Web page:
Work experience options
Get career ideas and try them out with work experience.
Work experience can be work you do for your community, such as mowing lawns, helping on the marae or sports coaching, to work you do in a workplace as a cadetship or internship. The work may be paid, or be voluntary and unpaid.
Why do work experience
Work experience has many benefits. It can:
- improve your chances of finding a job because employers prefer to hire people with work experience
- increase your chances of being offered a permanent job if the employer thinks you’re a good worker
- help you learn more about a job or industry to decide if you like it or not
- increase your awareness of other jobs you might like in the same workplace
- give you the opportunity to study for NCEA and tertiary credits if you’re doing work experience programmes such as Gateway.
Internships allow you to get work experience at an organisation for a fixed time.
Job shadowing and secondments
Job shadowing and secondments are short-term work experience options in your workplace to help you develop your career.
Job shadowing is when you work with a mentor to learn about a role or area of work. You may follow your mentor as they do their job tasks.
Secondments are when you work on short projects or work for a short time in a different role in your own workplace or another workplace. You can learn new skills this way, especially leadership skills.
Part-time jobs and holiday jobs
Volunteering helps you:
- explore career options
- get skills and experience for your CV
- show your interest in a career to employers
- make useful contacts or referees.
Work experience at school
You can attend industry days and work part time while at school. Speak to your career adviser, Gateway co-ordinator or a teacher to get on work experience programmes.
You need to be in Year 11, 12 or 13 to do Gateway. This involves:
- part-time work in a workplace where you learn specific work knowledge and skills
- assessment of the knowledge and skills you’ve gained
- study at school towards NCEA and tertiary credits.
- You need to be in Year 12.
- You spend a day at a workplace and learn about different jobs.
Industry events and competitions
- Learn about an industry or get work experience with industry events.
- Competitions such as science fairs or the Young Enterprise Scheme give you a chance to do practical work while still at school.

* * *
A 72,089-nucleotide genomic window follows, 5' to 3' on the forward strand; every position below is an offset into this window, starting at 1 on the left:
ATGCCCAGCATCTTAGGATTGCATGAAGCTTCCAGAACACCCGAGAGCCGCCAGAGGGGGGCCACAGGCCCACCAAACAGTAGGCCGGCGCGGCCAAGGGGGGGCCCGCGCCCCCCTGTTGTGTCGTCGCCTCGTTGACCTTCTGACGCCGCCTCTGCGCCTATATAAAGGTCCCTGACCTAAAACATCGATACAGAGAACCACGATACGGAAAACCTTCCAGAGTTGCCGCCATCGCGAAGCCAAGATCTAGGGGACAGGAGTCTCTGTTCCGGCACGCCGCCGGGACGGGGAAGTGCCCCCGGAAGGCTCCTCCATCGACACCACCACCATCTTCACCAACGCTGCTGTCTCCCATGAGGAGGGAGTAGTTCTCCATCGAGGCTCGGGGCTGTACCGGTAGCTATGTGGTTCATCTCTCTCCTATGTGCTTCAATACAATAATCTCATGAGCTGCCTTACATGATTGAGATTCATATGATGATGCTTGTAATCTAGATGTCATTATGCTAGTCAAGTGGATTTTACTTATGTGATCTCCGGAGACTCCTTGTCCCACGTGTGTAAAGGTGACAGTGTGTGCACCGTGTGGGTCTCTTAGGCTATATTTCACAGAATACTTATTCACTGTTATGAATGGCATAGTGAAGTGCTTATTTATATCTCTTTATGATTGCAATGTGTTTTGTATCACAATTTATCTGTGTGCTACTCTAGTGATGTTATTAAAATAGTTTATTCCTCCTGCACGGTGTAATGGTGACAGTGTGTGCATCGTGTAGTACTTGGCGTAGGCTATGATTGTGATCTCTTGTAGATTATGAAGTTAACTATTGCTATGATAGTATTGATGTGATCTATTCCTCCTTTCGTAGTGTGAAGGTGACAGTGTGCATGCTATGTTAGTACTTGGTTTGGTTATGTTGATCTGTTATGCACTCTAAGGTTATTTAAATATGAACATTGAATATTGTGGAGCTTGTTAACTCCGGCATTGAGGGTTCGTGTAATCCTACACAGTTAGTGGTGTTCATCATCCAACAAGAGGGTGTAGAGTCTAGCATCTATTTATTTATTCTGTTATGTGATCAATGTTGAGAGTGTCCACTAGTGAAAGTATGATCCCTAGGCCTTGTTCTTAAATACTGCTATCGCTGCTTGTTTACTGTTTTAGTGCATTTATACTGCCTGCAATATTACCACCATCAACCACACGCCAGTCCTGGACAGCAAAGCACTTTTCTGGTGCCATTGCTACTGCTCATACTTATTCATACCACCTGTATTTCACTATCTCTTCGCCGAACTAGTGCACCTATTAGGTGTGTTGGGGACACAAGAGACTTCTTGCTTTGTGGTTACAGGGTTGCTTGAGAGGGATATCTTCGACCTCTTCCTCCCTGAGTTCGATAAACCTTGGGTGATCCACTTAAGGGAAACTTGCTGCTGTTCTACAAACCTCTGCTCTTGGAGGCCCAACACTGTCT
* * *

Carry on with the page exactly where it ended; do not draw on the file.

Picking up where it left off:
From work experience to a career in forestry – video
Find out how Shideen went on a forestry work experience day and ended up with a career – 2.06 mins.
Shideen: My name is Shideen Nathan-Ngaronoa, and I am a Year 13 student at Campion College in Gisborne. We had talked about an upcoming Forestry Day Out that was hosted by Careers NZ. This was an opportunity I was definitely going to take. We went to the Level 5 and above course, which was for forestry management. It was a great day, it was really good. Careers NZ definitely did a good job with providing that. It gave me a better insight into the other career choices of being in the forestry industry, and not just using a chain saw.
In the holidays, the first school holidays, I went out with someone who I knew who was a forestry contractor, Forest Man contractors, and we worked on the silvicultural part of the forestry industry. I am doing the first cut of planting.
After the holidays I was pretty much sold on being a part of the forestry industry. I came back to school, talked to my careers adviser. We got in contact with Turanga Ararau to set up some further study to do with the forestry industry, that was working in partnership with my school subjects and my career choice through the gateway programme.
I wanted to do experience because it gives me insight as to what they actually do down here, rather than just going to university and coming here as a manager and just working off paper. You know I know what the boys are
doing and how to do it right.
Next year I plan on doing the first year of my Forestry Management Diploma at Turanga Ararau, and then the second year at Waiariki Institute of Technology. After that I do not know where I will be going, but hopefully either uni or a job in the forestry industry.
Updated 12 Sep 2019